Lidocaine HCl (Xylocaine®, Zingo®, Lidoderm®, RectiCare®, LMX®, Akten®)

Overview

Lidocaine is a sodium channel blocker used as an anesthetic agent and in the treatment of ventricular arrhythmias.  It inhibits Na+ conduction through voltage-gated sodium channels in the membranes of neurons and cardiac myocytes, inhibiting action potential formation and propagation.

Lidocaine Visual Summary

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Indications and Dosing

Ventricular Arrhythmia

  • Stable VT: 1-1.5 mg/kg IV/IO + 0.5-0.75 mg/kg Q5-10min, then 1-4 mg/min infusion after rhythm corrected
  • Pulseless VT/VF: 1-1.5 mg/kg IV/IO + 0.5-0.75 mg/kg Q5-10min, then 1-4 mg/min infusion after return of perfusion

Local/Regional Anesthesia

  • Infiltration: 5-300 mg (percutaneous), 50-300 mg (IV regional), 0.5 mg (intradermal) prior to venipuncture
  • Nerve Block: 200-300 mg (brachial, caudal, lumbar), 20-100 mg (dental), 30-50 mg (intercostal, paravertebral), 100 mg (pudendal, paracervical), 50-100 mg (stellate ganglion, lumbar sympathetic), 20-30 mg/dermatome (epidural)

Topical Anesthesia

  • Dermal: 5 g 5% ointment BID-TID applied w/ swab
  • Endotracheal Intubation: 15 mL 2% jelly, or 5 g 5% ointment; applied to device before insertion
  • Ophthalmic: 2 drops/eye 3.5% gel, repeat PRN
  • Oronasopharyngeal: 1-5 mL Q3h PRN; spray or cotton swab 4% solution; or 5 g ointment Q3h for oral mucosa
  • Post-Herpetic Neuralgia: 1-3 5% patches up to 12h/day
  • Pruritic/Painful Dermatoses: Apply cream up to 6x/day PRN
  • Urethral: 3-5 mL (female) or 15 mL (male) 2% jelly into urethra

Interstitial Cystitis

  • Off-label: 200 mg 1x, Q1w, or QD intravesicular; alkalinized w/ sodium bicarbonate

Status Epilepticus

  • Off-label: 1 mg/kg IV, wait 2 min then 0.5 mg/kg IV, then 30 μg/kg/min continuous IV

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Pharmacology

Physiology: Lidocaine inhibits Na+ conduction through voltage-gated sodium channels in the membranes of neurons and cardiac myocytes, inhibiting action potential formation and propagation.  In the context of a ventricular arrhythmia, lidocaine will stabilize the cardiac membranes and increase the likelihood that the arrhythmia will resolve and return to sinus rhythm.  It is a class 1B antiarrhythmic in the Vaughan-Williams system. By inhibiting peripheral nerve impulse propagation, lidocaine also acts as a potent anesthetic agent.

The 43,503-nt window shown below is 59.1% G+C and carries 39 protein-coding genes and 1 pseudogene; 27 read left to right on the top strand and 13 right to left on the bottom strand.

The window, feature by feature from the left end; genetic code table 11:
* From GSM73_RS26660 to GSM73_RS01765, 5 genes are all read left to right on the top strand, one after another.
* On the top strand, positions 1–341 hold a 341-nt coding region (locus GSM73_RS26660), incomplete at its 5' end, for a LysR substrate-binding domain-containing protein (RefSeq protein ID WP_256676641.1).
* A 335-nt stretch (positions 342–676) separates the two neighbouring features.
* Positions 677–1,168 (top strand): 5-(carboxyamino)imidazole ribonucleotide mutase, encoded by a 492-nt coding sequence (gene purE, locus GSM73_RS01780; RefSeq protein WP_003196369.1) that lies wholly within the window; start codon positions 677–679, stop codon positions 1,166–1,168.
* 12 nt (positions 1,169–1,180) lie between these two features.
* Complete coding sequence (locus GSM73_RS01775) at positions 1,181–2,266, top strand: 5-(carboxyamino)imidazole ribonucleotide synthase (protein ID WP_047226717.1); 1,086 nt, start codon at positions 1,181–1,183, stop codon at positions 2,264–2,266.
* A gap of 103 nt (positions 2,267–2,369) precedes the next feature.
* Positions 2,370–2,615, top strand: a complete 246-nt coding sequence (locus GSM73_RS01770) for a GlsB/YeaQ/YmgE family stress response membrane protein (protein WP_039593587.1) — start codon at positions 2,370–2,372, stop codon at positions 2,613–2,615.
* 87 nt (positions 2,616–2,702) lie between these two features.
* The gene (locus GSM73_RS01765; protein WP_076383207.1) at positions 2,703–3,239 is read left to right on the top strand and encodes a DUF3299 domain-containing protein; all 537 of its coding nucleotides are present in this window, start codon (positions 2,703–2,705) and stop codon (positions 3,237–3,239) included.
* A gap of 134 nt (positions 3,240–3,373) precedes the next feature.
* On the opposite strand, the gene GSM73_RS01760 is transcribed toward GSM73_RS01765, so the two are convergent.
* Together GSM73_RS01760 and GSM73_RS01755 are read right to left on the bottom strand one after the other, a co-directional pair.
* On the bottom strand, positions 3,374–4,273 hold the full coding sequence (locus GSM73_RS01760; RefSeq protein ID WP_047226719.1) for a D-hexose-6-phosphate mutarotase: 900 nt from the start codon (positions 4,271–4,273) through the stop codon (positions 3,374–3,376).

lidocaine_mechanism
Lidocaine Mechanism of Action

Targets: NaV1.x (non-specific)

Half-life: 1.5 – 2h

Excretion: Renal

Metabolism: CYP1A2/3A4 Substrate, CYP2D6 Inhibitor

Other: topical forms not absorbed systemically unless skin/mucosa are compromised

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Safety

Serious Adverse Events

Injected Forms

  • Arrhythmia
  • Cardiovascular Depression
  • Respiratory Depression
  • Audiovisual Disturbance
  • Dizziness/Seizures
  • Malignant Hyperthermia
  • Methemoglobinemia
  • Lethargy/Nausea (common)

Topical Form

  • Hypertension
  • Nausea
  • Anxiety
  • Paresthesia
  • Lightheadedness
  • Local Erythema (common)
  • Local Edema (common)

Contraindications

  • Lidocaine Hypersensitivity
  • Amide Anesthetic Hypersensitivity
  • Adams-Stokes Syndrome  (injected form)
  • WPW Syndrome  (injected form)
  • Severe SA/AV/IV Block (injected form)
  • Skin Injury/Infection (topical)
  • Traumatized Mucosa (topical)

Pregnancy

  • FDA Pregnancy Category B (no good studies in pregnant women, animal studies have not demonstrated fetal toxicity)

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Evidence-Based Medicine

Foundational Studies

  • Lidocaine was originally developed in 1943 for use as a local anesthetic agent
  • Southworth, JAMA, 1950, first reported lidocaine administration during ventricular fibrillation
  • Hitchcock and Keown, Southern Medical Journal 1959, lidocaine use for arrythmia management during cardiac surgery

Recently Published Lidocaine Research

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Drug Cost

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Citations

  1. Wishart DS, Feunang YD, Guo AC, Lo EJ, Marcu A, Grant JR, Sajed T, Johnson D, Li C, Sayeeda Z, Assempour N, Iynkkaran I, Liu Y, Maciejewski A, Gale N, Wilson A, Chin L, Cummings R, Le D, Pon A, Knox C, Wilson M. DrugBank 5.0: a major update to the DrugBank database for 2018. Nucleic Acids Res. 2017 Nov 8. doi: 10.1093/nar/gkx1037
  2. Epocrates Rx Online [Internet database]. San Mateo (CA): Epocrates, Inc. 2003. Retrieved at mobile.epocrates.com. Web-based; continuous content updates. Accessed 2018 May 21.
  3. “Prescription Prices, Coupons & Pharmacy Information – GoodRx.” Prescription Prices, Coupons & Pharmacy Information – GoodRxhttp://www.goodrx.com
  4. “DailyMed.” U.S. National Library of Medicine, National Institutes of Health, dailymed.nlm.nih.gov/dailymed/.
  5. Southworth, J. L. S., McKusick, U. A., Pierce, E. C., and Rawson, F. L. Ventricular
    fibrillation precipitated by cardiac catheterization. J.A.M.A. 143:717,
    1950

 

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